Arbutus blooms in Cork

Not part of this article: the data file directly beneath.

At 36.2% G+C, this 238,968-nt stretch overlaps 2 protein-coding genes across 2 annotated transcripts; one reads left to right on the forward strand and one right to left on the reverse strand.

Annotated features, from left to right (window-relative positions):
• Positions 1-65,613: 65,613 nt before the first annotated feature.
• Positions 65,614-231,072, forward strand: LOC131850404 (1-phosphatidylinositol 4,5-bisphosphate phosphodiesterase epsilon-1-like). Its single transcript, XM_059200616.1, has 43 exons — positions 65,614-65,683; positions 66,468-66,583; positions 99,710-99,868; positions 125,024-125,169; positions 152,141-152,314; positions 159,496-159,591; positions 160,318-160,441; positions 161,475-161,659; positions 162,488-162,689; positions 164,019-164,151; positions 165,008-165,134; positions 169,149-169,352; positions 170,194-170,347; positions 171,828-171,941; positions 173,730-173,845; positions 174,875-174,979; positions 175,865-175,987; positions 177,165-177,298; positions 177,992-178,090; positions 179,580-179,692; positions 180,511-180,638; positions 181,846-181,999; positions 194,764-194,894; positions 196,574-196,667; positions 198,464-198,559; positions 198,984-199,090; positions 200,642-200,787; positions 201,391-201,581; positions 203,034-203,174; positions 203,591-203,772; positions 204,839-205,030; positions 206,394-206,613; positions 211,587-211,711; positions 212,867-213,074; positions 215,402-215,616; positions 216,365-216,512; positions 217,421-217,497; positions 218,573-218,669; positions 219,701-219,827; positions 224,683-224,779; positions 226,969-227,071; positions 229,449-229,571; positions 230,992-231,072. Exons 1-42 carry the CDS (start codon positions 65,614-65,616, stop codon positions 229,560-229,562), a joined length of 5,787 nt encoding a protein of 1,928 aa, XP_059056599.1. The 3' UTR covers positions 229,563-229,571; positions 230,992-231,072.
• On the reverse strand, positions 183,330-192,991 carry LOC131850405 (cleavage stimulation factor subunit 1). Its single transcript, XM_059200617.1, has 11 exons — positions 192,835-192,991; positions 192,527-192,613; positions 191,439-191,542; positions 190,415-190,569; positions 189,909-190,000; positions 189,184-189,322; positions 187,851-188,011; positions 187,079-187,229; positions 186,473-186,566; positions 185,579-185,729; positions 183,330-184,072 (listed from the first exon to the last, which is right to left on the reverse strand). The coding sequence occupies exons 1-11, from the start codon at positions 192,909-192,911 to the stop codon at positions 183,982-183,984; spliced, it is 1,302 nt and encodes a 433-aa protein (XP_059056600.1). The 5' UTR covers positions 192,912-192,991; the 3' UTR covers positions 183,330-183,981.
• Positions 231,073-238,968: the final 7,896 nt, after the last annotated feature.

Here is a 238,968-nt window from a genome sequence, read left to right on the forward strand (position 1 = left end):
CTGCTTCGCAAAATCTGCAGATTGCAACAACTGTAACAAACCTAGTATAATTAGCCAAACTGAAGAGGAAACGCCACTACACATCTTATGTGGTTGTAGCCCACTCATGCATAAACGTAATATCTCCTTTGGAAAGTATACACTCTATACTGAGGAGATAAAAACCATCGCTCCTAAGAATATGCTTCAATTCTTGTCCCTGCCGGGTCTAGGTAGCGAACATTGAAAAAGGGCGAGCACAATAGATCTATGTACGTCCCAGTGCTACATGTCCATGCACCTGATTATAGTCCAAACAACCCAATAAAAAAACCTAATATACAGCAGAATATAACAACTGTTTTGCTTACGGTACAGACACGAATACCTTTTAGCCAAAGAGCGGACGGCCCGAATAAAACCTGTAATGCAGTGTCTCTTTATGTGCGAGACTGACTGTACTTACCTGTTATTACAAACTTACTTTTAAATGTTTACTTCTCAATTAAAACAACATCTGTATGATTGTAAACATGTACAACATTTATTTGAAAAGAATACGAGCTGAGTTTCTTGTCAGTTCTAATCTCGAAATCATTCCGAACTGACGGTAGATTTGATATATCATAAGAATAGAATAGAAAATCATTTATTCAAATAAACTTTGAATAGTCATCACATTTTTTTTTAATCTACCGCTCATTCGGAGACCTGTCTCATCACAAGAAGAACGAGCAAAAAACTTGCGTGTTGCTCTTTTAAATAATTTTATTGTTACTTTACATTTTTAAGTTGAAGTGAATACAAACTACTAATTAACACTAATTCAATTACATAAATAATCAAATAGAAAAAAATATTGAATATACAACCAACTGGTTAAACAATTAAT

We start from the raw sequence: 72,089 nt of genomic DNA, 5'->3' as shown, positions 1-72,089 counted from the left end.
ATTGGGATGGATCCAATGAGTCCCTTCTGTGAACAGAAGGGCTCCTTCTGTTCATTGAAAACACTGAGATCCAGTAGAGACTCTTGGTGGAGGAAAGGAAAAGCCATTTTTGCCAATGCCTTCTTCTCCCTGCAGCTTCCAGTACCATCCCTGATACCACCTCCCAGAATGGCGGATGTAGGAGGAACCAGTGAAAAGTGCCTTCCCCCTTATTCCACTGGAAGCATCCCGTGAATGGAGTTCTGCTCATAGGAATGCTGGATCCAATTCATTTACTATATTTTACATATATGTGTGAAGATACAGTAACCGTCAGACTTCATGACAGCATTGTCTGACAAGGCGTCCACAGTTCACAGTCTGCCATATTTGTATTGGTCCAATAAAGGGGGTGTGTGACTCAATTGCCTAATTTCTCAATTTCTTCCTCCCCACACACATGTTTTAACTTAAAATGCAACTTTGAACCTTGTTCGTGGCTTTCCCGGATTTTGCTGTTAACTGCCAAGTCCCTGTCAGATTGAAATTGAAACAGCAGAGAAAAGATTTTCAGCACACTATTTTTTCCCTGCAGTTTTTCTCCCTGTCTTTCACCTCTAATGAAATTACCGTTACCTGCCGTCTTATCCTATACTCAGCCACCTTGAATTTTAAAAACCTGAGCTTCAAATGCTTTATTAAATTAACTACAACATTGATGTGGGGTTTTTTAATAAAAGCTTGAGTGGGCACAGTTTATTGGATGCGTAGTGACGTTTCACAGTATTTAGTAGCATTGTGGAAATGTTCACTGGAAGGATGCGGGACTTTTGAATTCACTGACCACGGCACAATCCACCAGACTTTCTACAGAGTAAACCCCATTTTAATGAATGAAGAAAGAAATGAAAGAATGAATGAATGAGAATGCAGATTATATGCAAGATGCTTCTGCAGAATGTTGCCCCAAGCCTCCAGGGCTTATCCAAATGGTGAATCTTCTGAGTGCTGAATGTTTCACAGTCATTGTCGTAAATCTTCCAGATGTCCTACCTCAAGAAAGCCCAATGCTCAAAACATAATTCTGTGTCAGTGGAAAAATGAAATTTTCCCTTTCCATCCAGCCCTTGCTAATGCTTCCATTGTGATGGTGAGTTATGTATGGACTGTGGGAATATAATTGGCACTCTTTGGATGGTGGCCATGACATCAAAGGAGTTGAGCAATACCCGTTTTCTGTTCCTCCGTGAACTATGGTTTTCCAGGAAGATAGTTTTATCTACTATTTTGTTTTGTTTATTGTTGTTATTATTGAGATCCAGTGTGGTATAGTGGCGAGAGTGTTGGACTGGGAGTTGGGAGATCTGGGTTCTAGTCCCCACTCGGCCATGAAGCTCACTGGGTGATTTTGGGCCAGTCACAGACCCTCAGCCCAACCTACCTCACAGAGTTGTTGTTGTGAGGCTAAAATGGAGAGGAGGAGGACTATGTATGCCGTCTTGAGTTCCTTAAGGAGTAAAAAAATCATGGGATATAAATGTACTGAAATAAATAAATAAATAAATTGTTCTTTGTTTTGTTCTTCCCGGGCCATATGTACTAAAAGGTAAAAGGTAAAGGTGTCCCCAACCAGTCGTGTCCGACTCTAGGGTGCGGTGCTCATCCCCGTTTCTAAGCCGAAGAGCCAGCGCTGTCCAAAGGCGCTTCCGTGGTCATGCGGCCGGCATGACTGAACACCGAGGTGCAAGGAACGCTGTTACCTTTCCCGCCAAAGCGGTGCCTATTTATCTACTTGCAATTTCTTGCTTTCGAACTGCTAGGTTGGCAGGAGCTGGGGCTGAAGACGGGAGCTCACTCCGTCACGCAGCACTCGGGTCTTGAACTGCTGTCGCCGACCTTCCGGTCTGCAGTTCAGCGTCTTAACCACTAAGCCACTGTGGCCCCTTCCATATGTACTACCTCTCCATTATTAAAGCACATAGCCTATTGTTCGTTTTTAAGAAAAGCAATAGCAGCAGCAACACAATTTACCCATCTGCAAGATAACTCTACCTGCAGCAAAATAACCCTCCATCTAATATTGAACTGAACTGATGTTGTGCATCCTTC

first_imgTwo weeks ago, one of Ireland’s leading proponents of artisan breads moved to a new and much larger bakery in Cork city, which he hopes will allow him to continue expanding.Declan Ryan, owner of the Arbutus Breads bakery, has shifted from his previous premises in the smart Cork suburb of Montenotte to a brand new 230sq m (2,500 sq ft) unit on an industrial estate at Mayfield, about 10 minutes drive away. Arbutus Breads was originally set up in September 1999, after the upmarket Arbutus Lodge hotel in Montenotte, which Mr Ryan ran with his family, was sold. He recalls that it closed its doors on a Saturday and that, the following Monday morning, his new bakery was already up and running. The original Arbutus Breads started life in a converted two-car garage on Mr Ryan’s own estate in Montenotte. At that time, it had one employee and deliveries were carried out in Mr Ryan’s jeep after baking. He was in a good position to establish a bakery. Having originally trained as a chef, he also studied at the L’École Française de Boulangerie d’Aurillac in 1996. And, during his time in the hotel, he was renowned for his innovative dishes.Now, he is deeply involved with the artisan bread movement in Ireland and is a strong advocate for craft baking; he is on the academic council at the National Bakery School in Dublin and is also a member of the artisan forum at the Food Safety Authority of Ireland. Arbutus Breads makes a variety of products, including West Cork soda bread, rye and wholemeal, New York-style sourdough, white sourdough, spelt yeast breads and several continental styles. Speciality breads include a walnut and red wine variety. Mostly, traditional French flour is used, but the bakery also uses organic flour and traditional stone-ground Irish flours. Oatmeal comes from Macroom Mills in Co Cork, which roasts the husks before milling to give a unique flavour.Growing customer baseIn all, the bakery supplies about 25 regular customers, from deli owners and market-based retailers to catering outlets. But now the move to the new premises is complete, Mr Ryan hopes to broaden that customer base. About 50% of sales go through delicatessen outlets in the Cork area, a further 25% through the restaurant trade and the remaining 25% through markets, which give a much wider geographical coverage. Arbutus now supplies weekly markets in places such as Kenmare, Co Kerry and Ennis, Co Clare. And one of the best fresh food markets in Ireland – the English Market in Cork city centre, which is the biggest single customer of the bakery – is almost on his doorstep. Arbutus also supplies the Neal’s Dairy Yard shops in London. Good connectionsSo far, Arbutus has developed its customer base without having a website for the bakery and Mr Ryan has no immediate plans to change that situation. But having good connections with many food writers, in Ireland and internationally, does help. Demand for the products has grown so much, that the bakery now employs four full-time bakers and two full-time van delivery people. “There’s no longer any room for me in the bakery,” he quips.The maximum daily output in the present bakery is 900 loaves a day. Of his breads, leading Irish food critics John and Sally McKenna have said that Mr Ryan bakes “probably the best bread in Ireland”. In their estimation, his top bread line is the wholemeal sourdough loaf, closely followed by a rye and caraway sourdough. “We’ve set up the bakery to do artisan breads. We want it to be like a small French-style bakery rather than an industrial bakery,” says Mr Ryan. Virtually all the equipment that has gone into the Mayfield bakery is new and any equipment being transferred from the old bakery is almost new, as he has always had a policy of trading-up to new machinery whenever possible. One of the ideas that Mr Ryan wants to try in the new bakery is baking boxes of mixed rolls for restaurants, so that they can get a selection of three, four or five different kinds of roll all in the same box. He also says he will probably start doing par-baked rolls for restaurants and hotels.On May 10, the brand new E150 million terminal at Cork Airport is due to open and Arbutus Breads has won a contract to supply artisan breads there. The airport management has planned to build a shopping area in the new terminal that will recreate the atmosphere of Cork’s English Market. So Mr Ryan and his team have worked flat out to get the new bakery up and running in good time.last_img